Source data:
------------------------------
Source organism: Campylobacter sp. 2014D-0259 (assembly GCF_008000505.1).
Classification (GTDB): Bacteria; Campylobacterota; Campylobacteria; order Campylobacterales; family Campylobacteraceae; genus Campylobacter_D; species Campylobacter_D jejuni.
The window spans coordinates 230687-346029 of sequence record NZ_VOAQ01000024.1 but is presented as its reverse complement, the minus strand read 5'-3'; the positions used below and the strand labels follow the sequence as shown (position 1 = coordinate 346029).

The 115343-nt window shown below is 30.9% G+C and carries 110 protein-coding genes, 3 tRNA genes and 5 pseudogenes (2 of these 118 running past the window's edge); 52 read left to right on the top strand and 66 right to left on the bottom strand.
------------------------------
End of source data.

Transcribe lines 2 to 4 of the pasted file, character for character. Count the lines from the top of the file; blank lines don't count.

Classification (GTDB): Bacteria; Campylobacterota; Campylobacteria; order Campylobacterales; family Campylobacteraceae; genus Campylobacter_D; species Campylobacter_D jejuni.
The window spans coordinates 230687-346029 of sequence record NZ_VOAQ01000024.1 but is presented as its reverse complement, the minus strand read 5'-3'; the positions used below and the strand labels follow the sequence as shown (position 1 = coordinate 346029).

The 115343-nt window shown below is 30.9% G+C and carries 110 protein-coding genes, 3 tRNA genes and 5 pseudogenes (2 of these 118 running past the window's edge); 52 read left to right on the top strand and 66 right to left on the bottom strand.